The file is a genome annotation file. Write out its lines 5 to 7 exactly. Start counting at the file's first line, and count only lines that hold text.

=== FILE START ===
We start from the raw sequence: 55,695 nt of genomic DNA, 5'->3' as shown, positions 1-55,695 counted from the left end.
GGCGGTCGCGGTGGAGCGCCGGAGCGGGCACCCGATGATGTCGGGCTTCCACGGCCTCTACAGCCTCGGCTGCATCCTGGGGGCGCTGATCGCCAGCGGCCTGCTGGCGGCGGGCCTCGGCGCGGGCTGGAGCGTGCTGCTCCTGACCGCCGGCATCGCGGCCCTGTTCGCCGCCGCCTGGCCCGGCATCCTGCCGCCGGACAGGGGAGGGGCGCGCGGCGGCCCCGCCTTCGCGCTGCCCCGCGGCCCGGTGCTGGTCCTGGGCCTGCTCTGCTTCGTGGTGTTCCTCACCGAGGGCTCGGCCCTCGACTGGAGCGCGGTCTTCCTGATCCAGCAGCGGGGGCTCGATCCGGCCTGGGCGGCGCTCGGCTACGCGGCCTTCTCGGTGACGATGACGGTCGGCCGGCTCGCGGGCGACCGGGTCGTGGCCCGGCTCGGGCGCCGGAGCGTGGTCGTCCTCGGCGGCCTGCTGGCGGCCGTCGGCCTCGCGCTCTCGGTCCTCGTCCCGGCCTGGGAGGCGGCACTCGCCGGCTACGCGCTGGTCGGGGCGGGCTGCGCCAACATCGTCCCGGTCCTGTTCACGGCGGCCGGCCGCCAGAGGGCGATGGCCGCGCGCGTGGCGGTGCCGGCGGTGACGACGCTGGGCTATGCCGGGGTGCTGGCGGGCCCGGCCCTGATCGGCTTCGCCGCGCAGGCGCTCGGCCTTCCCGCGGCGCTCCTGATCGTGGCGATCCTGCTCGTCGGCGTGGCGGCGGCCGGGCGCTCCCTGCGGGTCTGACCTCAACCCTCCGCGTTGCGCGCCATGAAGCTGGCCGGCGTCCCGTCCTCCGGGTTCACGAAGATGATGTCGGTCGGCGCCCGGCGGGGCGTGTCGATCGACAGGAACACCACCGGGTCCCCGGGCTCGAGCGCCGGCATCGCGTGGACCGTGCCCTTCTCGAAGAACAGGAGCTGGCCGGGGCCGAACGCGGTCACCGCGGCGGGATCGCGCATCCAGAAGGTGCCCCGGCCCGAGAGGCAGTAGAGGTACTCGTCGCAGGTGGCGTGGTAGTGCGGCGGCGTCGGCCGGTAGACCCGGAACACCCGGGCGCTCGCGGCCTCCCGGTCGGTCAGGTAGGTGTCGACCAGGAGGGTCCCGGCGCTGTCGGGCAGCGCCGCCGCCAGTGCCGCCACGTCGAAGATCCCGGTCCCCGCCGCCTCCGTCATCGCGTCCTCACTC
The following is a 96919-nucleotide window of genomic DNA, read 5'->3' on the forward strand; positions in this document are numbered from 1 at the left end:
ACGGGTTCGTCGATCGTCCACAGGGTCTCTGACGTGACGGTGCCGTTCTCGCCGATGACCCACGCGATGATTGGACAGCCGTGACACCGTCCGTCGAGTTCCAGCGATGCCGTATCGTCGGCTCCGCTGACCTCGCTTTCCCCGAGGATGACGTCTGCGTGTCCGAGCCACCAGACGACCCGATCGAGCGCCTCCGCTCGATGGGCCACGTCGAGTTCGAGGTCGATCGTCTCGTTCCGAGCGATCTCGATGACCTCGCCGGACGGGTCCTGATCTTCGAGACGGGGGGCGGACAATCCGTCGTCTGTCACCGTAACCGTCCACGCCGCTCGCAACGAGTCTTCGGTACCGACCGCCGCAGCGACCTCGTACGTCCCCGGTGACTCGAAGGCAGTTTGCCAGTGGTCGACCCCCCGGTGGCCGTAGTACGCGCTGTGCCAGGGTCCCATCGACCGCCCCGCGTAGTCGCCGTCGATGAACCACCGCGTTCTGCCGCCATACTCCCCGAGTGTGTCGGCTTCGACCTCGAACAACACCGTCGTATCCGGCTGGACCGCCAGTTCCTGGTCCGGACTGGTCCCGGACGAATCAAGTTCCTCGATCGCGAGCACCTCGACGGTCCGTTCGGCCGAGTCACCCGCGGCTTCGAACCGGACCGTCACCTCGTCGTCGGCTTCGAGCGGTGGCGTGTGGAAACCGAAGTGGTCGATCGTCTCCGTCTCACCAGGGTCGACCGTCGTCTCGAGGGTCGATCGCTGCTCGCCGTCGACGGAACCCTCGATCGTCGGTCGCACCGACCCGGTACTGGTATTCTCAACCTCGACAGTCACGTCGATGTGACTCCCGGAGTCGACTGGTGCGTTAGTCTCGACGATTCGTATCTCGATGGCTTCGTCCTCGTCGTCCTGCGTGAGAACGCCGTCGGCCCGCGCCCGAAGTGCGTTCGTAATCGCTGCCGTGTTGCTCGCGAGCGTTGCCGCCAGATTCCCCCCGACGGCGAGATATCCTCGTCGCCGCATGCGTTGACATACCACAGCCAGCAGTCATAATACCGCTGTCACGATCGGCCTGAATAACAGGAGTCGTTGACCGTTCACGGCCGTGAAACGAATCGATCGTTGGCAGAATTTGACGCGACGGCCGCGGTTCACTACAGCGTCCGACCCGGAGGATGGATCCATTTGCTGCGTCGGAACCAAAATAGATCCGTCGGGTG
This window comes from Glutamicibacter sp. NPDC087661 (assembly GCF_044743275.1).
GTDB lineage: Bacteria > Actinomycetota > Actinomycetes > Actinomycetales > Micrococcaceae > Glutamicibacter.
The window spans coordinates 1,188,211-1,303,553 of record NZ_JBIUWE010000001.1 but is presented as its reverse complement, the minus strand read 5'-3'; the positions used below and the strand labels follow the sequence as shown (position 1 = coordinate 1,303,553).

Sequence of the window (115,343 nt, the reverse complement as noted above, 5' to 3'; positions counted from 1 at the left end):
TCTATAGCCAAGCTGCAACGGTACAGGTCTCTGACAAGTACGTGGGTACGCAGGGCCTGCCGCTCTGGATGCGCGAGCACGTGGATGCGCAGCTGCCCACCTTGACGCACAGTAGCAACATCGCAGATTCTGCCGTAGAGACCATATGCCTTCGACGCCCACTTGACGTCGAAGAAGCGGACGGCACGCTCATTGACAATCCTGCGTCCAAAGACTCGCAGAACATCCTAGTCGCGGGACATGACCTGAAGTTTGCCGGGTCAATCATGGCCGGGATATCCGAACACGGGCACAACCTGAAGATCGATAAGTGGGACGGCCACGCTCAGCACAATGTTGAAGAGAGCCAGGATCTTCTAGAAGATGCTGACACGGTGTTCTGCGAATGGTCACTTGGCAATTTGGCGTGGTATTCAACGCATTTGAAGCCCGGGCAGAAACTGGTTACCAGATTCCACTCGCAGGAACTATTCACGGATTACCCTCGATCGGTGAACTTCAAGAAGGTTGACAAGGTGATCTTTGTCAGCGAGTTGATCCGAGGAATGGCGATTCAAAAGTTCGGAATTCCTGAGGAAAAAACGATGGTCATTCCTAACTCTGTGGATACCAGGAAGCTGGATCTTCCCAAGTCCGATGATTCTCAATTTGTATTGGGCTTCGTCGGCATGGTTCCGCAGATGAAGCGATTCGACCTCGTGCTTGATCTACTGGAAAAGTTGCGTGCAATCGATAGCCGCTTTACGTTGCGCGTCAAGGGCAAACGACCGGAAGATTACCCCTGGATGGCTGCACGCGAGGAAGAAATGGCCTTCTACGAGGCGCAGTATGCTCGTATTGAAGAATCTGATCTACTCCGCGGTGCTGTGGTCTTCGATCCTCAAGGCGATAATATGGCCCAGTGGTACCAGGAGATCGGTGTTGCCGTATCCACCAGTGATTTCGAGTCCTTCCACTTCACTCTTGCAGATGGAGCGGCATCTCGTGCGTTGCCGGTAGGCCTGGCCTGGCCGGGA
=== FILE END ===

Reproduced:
This window comes from Glutamicibacter sp. NPDC087661 (assembly GCF_044743275.1).
GTDB lineage: Bacteria > Actinomycetota > Actinomycetes > Actinomycetales > Micrococcaceae > Glutamicibacter.
The window spans coordinates 1,188,211-1,303,553 of record NZ_JBIUWE010000001.1 but is presented as its reverse complement, the minus strand read 5'-3'; the positions used below and the strand labels follow the sequence as shown (position 1 = coordinate 1,303,553).